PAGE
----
Ogden Nash
[horizontal rule]

Picture courtesy of the United States Postal Service
Poet Ogden Nash is to be honored with the first stamp to be issued at the new first-class rate of 37 cents. It will come out about August 18, 2002 to honor the centennial of his birth (100 years after his birth).

A gentle satirist, Nash poked fun at human shortcomings without pessimism. He wrote on many subjects, but all of his poems expressed his dry wit and demonstrated his playfulness with language.

Poems by Ogden Nash

Photo courtesy of Linell Nash Smith and Isabel Nash Eberstadt
Ogden Nash]
Born on August 19, 1902 into a family that prized education, Ogden Nash was the next to youngest of five children (two girls and three boys). His maternal grandfather was a renowned educator and devout feminist in Louisville, Kentucky who started his own school and educated his own three daughters who applied in the 1870's to Harvard and other East Coast Ivy League colleges using only their initials for their first names on the applications. The daughters all were accepted until it was discovered they were women! This is important because it demonstrates the importance placed on a complete education by Nash's family, the basis for Nash's lifelong love of the classics, languages (including French, German, and Latin), and writing.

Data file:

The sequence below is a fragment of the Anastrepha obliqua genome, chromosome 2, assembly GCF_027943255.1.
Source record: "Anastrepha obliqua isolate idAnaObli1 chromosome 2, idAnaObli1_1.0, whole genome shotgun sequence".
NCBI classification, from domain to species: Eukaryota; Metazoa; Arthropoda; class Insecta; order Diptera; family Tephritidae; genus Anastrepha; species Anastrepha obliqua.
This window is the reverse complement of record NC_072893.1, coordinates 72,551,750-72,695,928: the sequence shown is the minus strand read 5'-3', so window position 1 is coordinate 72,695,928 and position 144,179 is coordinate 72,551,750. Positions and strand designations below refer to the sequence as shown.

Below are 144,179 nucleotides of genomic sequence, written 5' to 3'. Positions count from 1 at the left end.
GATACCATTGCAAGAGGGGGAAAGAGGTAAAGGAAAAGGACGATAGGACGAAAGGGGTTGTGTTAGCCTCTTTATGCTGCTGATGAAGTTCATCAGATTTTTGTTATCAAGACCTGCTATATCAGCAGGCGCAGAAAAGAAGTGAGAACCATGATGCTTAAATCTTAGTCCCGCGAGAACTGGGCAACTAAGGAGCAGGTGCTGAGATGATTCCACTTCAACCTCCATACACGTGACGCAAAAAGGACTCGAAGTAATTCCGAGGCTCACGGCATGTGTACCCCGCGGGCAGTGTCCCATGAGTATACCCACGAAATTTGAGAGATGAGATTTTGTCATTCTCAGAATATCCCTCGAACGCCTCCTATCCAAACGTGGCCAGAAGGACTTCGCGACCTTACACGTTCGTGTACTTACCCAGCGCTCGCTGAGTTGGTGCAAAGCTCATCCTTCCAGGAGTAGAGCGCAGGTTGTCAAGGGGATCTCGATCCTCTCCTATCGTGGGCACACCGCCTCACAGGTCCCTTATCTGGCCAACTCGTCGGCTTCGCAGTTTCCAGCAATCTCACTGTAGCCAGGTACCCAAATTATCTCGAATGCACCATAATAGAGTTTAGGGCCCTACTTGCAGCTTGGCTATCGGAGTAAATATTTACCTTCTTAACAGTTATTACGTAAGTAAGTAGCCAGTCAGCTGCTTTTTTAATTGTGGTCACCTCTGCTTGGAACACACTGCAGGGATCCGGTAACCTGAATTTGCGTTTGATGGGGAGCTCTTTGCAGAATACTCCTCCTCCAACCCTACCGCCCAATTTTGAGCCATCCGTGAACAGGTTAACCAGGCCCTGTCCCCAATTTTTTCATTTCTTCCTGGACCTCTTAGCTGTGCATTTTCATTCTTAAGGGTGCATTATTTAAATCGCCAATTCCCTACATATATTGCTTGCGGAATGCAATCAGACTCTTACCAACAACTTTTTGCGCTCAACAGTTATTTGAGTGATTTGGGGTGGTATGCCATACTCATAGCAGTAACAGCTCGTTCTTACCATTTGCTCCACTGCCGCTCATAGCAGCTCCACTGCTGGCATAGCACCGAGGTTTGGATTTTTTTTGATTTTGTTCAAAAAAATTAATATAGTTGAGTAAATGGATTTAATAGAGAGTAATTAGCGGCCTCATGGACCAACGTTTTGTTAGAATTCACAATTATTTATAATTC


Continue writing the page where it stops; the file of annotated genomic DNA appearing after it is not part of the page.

When he was 7 years old, Nash developed a serious eye infection that required he stay in bed in a darkened room for nearly a year. He was not permitted to use his eyes, so his mother not only read to him to help pass the time but also took on his schooling. This latter activity developed an extraordinary memory that would serve Nash well in his adult life as a poet and writer.

The Fly